Ask any of the best Connecticut criminal lawyers and attorneys: arrests on Connecticut college campuses like UConn, Yale, Fairfield University and Quinnipiac for sexual misconduct and drug use are more rampant than ever.

It’s an epidemic, and the problem is that college-bound students—especially male students—have no idea how to protect themselves.

So for starters, here are 3 tips to embed into your Connecticut college-bound students that will hopefully keep them safe and prevent them from being arrested at UConn, Fairfield University, Quinnipiac or any other Connecticut college or university…

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If your doctor told you that you needed surgery, or if you were diagnosed with a life-threatening disease, then you would almost always get a second opinion from another surgeon or specialist.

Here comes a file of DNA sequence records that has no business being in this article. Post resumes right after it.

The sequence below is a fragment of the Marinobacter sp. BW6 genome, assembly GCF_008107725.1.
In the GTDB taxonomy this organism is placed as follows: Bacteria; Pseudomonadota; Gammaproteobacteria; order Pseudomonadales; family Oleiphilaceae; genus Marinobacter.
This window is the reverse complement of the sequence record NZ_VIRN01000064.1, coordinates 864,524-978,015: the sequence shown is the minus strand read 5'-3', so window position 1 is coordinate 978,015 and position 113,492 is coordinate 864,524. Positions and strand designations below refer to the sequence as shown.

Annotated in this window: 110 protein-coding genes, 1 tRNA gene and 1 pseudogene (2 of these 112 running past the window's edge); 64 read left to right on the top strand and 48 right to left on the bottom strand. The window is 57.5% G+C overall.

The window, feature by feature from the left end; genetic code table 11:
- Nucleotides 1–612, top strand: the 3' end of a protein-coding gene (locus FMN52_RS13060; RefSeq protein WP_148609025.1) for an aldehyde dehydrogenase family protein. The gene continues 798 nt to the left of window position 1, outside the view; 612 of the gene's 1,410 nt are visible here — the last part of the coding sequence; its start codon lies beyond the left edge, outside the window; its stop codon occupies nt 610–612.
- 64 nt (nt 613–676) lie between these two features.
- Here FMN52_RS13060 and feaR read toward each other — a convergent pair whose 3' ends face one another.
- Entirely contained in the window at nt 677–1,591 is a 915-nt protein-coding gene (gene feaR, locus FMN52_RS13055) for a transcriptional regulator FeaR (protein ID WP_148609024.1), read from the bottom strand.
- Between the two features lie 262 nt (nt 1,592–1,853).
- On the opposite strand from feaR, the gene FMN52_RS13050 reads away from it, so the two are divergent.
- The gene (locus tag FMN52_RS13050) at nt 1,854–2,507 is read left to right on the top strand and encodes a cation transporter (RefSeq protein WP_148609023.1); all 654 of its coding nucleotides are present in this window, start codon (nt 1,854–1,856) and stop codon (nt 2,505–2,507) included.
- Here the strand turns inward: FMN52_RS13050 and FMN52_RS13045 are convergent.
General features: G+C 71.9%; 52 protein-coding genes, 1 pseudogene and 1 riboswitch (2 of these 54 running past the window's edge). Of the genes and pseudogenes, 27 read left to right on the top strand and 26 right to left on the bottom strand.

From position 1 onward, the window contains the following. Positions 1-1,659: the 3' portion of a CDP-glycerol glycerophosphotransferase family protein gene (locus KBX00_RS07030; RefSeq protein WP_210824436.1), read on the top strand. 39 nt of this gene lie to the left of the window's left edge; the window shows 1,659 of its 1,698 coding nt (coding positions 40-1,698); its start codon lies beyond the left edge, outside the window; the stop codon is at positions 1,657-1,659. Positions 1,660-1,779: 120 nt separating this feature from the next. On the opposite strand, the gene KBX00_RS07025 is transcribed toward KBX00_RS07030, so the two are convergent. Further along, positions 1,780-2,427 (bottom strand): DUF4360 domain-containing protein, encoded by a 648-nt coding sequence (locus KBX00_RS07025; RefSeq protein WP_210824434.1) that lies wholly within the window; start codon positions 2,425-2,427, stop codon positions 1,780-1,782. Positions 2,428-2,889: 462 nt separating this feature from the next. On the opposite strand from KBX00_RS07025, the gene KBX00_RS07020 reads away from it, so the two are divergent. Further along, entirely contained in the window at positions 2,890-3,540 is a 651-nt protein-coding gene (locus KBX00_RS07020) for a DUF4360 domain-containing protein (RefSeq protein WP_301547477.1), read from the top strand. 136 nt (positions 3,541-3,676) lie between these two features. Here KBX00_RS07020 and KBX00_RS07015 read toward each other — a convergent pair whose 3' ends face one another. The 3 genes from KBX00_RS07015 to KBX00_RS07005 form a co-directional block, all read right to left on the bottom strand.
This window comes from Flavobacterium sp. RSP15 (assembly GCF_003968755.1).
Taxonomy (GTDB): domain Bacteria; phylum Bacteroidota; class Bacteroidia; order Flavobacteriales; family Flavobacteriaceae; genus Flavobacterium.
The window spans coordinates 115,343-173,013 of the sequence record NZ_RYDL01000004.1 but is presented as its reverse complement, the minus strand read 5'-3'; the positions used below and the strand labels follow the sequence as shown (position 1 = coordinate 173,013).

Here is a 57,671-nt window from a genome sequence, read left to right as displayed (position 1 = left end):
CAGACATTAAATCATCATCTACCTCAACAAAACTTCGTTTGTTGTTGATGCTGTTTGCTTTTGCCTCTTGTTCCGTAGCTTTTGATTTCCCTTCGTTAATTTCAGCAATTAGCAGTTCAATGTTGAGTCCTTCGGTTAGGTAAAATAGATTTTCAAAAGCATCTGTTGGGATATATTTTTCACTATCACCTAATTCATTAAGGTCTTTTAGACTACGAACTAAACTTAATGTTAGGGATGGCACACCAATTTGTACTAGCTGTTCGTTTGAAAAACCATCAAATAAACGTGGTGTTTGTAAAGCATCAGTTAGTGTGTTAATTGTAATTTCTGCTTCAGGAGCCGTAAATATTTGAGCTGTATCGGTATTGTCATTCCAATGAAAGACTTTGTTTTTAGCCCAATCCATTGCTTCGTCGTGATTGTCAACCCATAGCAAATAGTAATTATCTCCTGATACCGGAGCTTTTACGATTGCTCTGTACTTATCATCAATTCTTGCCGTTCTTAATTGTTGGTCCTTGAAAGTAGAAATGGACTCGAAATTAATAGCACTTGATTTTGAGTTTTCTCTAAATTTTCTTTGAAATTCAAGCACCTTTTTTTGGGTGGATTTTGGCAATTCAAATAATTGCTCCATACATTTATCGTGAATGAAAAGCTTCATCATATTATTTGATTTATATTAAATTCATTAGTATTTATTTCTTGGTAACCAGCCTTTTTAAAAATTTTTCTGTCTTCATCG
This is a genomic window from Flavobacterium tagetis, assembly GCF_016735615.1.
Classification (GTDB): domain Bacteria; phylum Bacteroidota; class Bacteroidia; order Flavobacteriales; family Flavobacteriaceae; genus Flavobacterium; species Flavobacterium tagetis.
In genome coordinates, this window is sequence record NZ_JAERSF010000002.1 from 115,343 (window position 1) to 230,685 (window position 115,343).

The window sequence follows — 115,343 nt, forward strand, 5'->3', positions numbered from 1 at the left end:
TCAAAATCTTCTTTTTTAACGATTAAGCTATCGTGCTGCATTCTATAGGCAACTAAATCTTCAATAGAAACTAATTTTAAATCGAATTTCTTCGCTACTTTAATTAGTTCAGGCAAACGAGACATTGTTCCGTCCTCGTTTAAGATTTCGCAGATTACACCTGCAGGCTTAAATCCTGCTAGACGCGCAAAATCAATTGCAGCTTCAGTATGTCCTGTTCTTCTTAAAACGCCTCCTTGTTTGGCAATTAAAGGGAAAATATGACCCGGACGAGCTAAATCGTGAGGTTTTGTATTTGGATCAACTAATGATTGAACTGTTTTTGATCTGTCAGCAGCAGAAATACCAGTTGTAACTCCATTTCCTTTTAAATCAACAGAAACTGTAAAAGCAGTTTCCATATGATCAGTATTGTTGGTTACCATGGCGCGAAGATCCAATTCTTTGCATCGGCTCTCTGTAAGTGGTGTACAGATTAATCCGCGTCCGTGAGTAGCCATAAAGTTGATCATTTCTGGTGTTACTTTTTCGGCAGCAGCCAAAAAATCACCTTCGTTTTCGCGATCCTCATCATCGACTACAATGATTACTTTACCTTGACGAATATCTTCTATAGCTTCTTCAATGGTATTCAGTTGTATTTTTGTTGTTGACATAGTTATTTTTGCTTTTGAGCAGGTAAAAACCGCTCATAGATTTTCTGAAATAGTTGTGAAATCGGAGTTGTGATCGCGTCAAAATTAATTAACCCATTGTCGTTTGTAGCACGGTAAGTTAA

But what if your top Stamford or Norwalk criminal lawyer attorney tells you that you need to plead guilty to your Connecticut criminal arrest for DUI / DWI, domestic violence or any other crime? What if they recommend that you plead to a felony or do jail time? What if they want you to use a once-in-a-lifetime diversionary program like the Connecticut Accelerated Rehabilitation Program? Do you just take them at their word?

Absolutely not. Get a second opinion from any of the best Stamford, Norwalk or Bridgeport Connecticut criminal defense lawyers.

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Many of best Stamford and Norwalk Connecticut criminal defense lawyers and attorneys routinely have clients calling them in a panic because they received a letter or phone call from their local police department, informing them that a bench arrest warrant has been issued for their failure to appear in court under CGS 53a-173.